Marine Researchers Pitch Projects To Boaters At Fort Lauderdale Boat Show
A collaboration of marine researchers presented their research projects at the Ft. Lauderdale Boat Show Thursday, in hopes of finding funds and support among boaters with a stake in the state's waterways.
Members of the collaboration include South Florida universities and business development agencies.
The boat show, in its 59th year, is expected to generate $857 million this year. Its leaders say that many of the small business owners at the show are feeling an extra economic boost, or "Trump Bump," this year, stemming from stock market gains since Donald Trump became president and more consumer confidence.
"There are more boats in town. There are more boats that are saying 'we feel comfortable, we feel confident, we want to spend the money,'" said Kristina Hebert, the Chief Operating Officer at Ward's Marine Electric, one of the local businesses set up at the boat show.
She's the third generation in her family to run the business, which has been in Fort Lauderdale for 69 years. "For us, as a small business, it means long work hours - we're hiring, which is important."
The show is running through Sunday at the Broward County Convention Center on six miles' worth of floating docks.
Reasearchers in the Marine Research Hub pitched projects on corals, building observatories, brown algae, and invasive species.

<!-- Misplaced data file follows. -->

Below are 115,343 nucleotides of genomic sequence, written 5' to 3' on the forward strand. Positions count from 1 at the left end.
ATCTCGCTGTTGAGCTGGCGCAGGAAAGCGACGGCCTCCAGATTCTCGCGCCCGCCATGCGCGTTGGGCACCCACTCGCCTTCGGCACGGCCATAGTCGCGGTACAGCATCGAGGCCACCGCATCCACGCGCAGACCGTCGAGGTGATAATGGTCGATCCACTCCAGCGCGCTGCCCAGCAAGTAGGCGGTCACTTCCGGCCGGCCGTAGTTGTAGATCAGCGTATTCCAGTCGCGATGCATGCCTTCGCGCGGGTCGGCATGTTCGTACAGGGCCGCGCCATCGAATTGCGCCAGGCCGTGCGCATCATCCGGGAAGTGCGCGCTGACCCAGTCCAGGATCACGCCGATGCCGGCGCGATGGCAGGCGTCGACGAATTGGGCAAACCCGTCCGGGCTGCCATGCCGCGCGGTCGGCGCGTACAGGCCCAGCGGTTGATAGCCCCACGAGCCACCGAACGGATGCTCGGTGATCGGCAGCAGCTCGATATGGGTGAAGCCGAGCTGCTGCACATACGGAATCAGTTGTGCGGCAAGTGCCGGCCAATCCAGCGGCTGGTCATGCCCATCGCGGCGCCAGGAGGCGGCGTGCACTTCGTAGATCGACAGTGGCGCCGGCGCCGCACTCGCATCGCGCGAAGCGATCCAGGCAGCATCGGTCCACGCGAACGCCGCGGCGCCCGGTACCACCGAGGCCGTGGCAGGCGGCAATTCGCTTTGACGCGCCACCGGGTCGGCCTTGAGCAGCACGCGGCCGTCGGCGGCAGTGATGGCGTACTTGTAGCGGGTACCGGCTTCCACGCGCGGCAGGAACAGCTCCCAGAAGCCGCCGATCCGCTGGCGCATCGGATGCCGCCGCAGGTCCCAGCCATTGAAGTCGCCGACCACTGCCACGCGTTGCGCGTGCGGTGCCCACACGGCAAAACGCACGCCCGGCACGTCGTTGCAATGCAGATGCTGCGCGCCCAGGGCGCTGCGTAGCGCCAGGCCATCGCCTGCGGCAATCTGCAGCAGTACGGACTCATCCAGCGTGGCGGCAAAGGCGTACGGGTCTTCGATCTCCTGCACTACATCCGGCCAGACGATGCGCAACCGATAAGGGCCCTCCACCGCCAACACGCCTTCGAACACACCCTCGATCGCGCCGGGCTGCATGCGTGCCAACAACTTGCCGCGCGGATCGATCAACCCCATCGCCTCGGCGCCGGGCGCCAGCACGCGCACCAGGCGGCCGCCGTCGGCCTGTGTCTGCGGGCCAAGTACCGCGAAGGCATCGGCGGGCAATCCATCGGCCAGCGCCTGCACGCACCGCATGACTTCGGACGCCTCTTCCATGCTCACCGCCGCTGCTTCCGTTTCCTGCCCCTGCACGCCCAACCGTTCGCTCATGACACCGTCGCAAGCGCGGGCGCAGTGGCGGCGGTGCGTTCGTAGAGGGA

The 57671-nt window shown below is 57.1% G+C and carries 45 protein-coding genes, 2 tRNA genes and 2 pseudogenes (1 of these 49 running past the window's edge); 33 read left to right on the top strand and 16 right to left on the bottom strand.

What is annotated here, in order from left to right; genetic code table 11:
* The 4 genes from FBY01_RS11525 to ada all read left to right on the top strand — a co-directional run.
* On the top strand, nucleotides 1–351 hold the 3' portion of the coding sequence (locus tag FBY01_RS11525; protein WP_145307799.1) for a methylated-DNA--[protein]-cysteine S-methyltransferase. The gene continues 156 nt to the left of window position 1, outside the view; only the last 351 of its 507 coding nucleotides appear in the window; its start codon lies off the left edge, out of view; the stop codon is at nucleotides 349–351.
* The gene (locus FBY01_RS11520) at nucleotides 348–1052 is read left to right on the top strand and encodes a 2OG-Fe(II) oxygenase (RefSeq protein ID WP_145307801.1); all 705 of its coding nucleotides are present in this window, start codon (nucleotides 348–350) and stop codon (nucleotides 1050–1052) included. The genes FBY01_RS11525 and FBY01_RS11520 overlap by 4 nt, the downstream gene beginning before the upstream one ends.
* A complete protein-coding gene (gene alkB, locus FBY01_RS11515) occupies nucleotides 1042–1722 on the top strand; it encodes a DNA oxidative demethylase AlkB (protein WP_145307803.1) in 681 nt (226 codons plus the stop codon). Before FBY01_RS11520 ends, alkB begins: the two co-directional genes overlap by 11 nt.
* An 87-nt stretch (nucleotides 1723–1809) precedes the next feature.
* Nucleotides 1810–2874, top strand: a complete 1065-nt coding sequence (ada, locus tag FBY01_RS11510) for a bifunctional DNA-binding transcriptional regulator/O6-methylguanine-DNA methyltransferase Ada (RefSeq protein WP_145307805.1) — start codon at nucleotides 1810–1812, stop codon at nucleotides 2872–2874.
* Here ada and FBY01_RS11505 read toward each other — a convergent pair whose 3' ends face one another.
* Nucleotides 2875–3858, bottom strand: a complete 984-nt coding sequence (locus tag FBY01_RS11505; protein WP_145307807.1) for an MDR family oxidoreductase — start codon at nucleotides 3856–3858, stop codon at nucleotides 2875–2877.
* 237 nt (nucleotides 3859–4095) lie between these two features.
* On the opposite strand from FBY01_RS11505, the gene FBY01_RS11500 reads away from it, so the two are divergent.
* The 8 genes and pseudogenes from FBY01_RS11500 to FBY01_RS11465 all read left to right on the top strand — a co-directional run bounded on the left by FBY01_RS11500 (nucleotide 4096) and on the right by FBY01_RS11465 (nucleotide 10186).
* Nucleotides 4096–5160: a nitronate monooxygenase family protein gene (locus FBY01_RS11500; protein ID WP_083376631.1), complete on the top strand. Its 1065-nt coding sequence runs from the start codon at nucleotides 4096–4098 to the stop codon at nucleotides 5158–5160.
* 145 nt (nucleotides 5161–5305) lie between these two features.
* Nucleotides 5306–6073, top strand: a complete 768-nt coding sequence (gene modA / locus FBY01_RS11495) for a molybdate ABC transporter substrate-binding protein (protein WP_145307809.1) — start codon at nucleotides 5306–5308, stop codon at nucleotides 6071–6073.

Universities involved in the collaboration include: Florida Atlantic, Florida International, Nova Southeastern, and the University of Miami.
"We've had two major catastrophic events in South Florida that have changed people's perspective on their coastal oceans. First, a red tide outbreak on Southeast Florida for really the first time in the past few decades - and then on top of that we've had a dramatic coral disease outbreak," said Joshua Voss, the executive director of the Cooperative Institute for Ocean Exploration, Research and Technology at FAU's Harbor Branch.
Voss proposed an ocean monitoring observatory that can store and stream data in the open ocean.
"We can understand and track what's going on in our coastal oceans and then predict what might happen in the future," he said. "So that we can make sound management decisions about how we develop our coastlines and about how we manage our ecosystems."
Richard Dodge, the Dean at NSU's Halmos College of Natural Sciences and Oceanography, presented a project to study coral DNA in order to make coral reefs more resilient against climate change.
He told boaters at the show that he's looking for $1 million a year for three years to accomplish his studies.
"That science has many gaps, and we're trying to learn those gaps... and have a successful solution to making reefs whole again," he said. "I think it's doable, we could make a difference."